Ramesh Kumar

 

Ramesh Kumar, an Economics graduate from the University of Madras, spent his entire career spanning 35 years in the world of publishing: print, TV and web focused on business/economics. He has worked in India and the Persian Gulf (2005-9), helping launch print publications, TV (news & current affairs) stations and websites.

 

He began his career with Macmillan India and traversed through various publications such as Gentleman, GFQ, Technocrat, Business Computers, The Indian Post, The Independent, Free Press Journal, Mid-Day (Bombay), Observer of Business & Politics, Business India TV (TVI), Jain TV, Doordarshan etc. Between 2005 and 2009, he was associated with United Media Services, Muscat, Oman as Group Editor of Oman Economic Review, Alam Aliktisaad Walamaal, Signature, Al Mara, OER Dossier; and moved as Strategic Editorial Advisor to OmanTribune, Muscat, Oman. He also advised INSURE magazine, published from Dubai Media City, UAE.

Until recently, he was one of three key founding-editors of Logistics Times. Now he is associated with the SAARC Centre for Transport Studies, a research outfit.

Besides, he regularly contributes to Automotive Logistics Magazine and Finished Vehicle Logistics Magazine of London, UK; and Logistics Insight Asia of Singapore. 

He has written a book, 10,000 Km on Indian Highways, based on his personal experience of travelling in trucks and trailers.

Increasing pollution along with increasing population in NCR of Delhi is too real a dilemma for all concerned. At the same time it stands akin to proverbial elephant which five intellectual, but blind, persons are busy identifying.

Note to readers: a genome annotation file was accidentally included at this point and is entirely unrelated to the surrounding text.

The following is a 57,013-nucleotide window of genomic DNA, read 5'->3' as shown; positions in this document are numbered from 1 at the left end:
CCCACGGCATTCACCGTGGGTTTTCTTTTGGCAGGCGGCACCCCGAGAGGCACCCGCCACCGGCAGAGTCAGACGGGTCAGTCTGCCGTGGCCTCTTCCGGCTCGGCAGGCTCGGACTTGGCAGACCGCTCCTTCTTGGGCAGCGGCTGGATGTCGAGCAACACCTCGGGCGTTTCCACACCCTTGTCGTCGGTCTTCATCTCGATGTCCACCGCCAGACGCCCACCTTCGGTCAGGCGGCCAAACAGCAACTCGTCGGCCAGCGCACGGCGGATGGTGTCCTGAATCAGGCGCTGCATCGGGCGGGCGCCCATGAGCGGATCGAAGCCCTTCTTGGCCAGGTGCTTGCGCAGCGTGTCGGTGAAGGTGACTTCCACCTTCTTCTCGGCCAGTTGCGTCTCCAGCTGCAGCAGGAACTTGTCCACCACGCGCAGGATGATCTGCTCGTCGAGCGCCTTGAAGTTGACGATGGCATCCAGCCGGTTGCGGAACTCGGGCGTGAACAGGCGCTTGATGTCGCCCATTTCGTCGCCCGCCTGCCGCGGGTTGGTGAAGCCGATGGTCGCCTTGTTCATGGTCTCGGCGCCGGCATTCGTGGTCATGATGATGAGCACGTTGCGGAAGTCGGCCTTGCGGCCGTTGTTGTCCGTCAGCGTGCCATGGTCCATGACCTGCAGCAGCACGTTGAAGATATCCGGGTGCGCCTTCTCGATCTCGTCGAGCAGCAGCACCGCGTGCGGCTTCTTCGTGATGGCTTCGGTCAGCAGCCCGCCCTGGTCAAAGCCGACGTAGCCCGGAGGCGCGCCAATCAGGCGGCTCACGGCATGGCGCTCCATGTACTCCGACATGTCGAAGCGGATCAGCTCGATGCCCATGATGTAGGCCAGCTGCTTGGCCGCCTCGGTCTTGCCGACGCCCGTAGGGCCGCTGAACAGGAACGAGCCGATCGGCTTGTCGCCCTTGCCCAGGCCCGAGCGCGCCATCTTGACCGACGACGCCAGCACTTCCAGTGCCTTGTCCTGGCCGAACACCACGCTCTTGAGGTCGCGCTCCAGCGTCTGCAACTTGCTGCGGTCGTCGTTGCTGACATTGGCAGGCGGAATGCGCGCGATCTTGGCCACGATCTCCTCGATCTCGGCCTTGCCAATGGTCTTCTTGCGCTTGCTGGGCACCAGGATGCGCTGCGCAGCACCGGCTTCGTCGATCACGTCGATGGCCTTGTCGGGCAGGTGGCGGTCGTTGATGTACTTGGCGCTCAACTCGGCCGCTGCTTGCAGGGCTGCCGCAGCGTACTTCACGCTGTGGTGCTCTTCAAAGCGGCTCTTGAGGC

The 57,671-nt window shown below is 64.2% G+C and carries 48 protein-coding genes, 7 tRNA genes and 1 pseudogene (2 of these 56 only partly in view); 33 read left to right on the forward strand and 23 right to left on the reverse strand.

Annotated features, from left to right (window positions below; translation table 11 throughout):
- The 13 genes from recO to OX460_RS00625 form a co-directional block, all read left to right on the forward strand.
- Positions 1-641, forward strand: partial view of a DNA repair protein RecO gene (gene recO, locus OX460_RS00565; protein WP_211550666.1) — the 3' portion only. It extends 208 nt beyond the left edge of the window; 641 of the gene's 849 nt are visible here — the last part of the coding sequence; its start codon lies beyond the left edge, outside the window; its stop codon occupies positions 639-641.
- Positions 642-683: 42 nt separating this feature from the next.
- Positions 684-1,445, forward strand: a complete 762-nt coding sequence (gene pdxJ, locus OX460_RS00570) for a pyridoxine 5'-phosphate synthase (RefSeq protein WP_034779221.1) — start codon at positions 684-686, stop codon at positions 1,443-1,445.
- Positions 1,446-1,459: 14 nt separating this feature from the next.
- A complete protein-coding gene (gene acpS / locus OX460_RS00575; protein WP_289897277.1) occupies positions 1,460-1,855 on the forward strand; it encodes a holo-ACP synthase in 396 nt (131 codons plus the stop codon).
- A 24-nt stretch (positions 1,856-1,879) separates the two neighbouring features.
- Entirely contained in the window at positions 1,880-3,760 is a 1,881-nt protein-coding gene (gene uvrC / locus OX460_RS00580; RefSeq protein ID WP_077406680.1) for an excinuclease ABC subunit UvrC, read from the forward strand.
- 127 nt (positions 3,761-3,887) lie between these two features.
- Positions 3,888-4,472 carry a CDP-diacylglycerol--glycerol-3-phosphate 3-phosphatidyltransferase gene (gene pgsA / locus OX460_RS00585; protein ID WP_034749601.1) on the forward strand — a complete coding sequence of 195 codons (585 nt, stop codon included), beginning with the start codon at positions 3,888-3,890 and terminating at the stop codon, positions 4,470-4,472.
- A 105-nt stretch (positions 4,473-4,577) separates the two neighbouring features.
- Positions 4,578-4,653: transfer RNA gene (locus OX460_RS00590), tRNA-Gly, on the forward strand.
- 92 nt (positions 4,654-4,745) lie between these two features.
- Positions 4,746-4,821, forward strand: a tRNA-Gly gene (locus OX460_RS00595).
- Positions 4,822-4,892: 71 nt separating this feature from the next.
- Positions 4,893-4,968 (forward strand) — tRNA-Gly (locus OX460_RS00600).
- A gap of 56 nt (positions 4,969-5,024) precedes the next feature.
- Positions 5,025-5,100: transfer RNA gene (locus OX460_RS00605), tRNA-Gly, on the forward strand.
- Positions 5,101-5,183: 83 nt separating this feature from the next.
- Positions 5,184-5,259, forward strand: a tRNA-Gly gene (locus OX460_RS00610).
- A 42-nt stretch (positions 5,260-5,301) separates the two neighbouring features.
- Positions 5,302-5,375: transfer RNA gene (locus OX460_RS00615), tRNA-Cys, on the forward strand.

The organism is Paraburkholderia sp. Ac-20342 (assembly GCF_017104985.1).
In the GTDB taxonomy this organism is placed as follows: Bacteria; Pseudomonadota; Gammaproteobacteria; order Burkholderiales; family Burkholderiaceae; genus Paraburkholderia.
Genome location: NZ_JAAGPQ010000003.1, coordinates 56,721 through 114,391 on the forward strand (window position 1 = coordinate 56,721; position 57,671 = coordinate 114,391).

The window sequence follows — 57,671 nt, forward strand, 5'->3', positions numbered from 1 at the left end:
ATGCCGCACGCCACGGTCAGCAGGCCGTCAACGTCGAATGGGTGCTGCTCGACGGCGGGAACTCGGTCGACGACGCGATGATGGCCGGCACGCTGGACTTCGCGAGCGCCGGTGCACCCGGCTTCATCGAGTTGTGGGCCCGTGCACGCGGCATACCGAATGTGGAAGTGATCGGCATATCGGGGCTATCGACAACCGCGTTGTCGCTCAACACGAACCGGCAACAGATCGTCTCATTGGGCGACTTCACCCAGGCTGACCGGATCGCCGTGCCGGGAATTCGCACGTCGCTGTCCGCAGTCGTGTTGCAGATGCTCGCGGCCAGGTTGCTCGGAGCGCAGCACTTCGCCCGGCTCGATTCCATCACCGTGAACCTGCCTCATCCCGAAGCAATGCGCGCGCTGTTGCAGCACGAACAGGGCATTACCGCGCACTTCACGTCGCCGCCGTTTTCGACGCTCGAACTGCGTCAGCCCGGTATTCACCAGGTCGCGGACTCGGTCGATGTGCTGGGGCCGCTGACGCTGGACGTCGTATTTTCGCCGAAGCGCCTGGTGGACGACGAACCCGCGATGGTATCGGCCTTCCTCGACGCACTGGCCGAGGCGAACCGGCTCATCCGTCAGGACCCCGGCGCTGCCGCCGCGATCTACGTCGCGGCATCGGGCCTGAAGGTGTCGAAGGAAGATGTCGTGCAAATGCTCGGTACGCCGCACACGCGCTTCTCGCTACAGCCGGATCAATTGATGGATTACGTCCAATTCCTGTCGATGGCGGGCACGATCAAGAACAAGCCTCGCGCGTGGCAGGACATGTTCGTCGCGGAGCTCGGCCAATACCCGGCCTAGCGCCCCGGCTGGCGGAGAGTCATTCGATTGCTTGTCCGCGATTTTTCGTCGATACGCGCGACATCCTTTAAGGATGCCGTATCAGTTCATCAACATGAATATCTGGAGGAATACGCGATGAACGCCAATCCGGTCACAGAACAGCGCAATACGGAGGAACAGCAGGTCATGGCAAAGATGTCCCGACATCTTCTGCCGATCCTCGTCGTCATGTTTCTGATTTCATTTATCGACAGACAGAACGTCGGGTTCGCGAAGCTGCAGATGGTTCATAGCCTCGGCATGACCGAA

In a recent judgement, the Supreme Court has held that a driving licence which was fake or fictitious shall continue to be so even though the same had subsequently been renewed by a proper authority.

The number of accidents occurring on highways every day and the deaths / injuries resulting therefrom is harrowing. Trucks are being accused of being the main culprits. It is assumed that speed of trucks causes most of these accidents.

No person, in his right senses, could dissent with the serious concerns of the learned National Green Tribunal over ever increasing level of air pollution in the Delhi NCR.

 
The movement of goods by road becoming ever popular, both on intra-State and inter-State stretches, led to the emergence of organized Goods Transport Agencies (GTAs) owning fleet of trucks of adequate strength as being integral to their business.

Many Holding-up Moving Loaded Trucks for Routine Checking etc. Should be Culpable Offence.

A large number of Truck Operators, owning one or two vehicles, operated their vehicles, till the revised All India Permit for goods carriages replaced the erstwhile National Permit Scheme, under reciprocal / counter-signature permits. They used to hold their basic intra-state permit against the prescribed fee and operated in all parts of the home State. Many of them took Reciprocal / countersigned Permit and thereby they could operate as well in the State for which this Permit was granted.

Mobility, particularly of commercial cargo, is crucial as well as critical for socio-economic development of the country.

Many years ago an arrangement was made by the Government of India that whenever the price of crude oil increased or decreased in international market, the domestic price of diesel / petrol for customers in India shall be adjusted accordingly. This was called “International Price Parity”. However the Government was not earnest and particular in adhering to this arrangement. They, some times, did not reduce the price when needed and often let go the increase when required and often combined the defined hike with the future increase. 


We all know that for the past over 30 months the sale of trucks is fairly subdued. This is also common knowledge that the reason for this was the slump in economy,  world over. More notably, it is for the same reason that truckers are not replacing their fleet or buying new vehicles.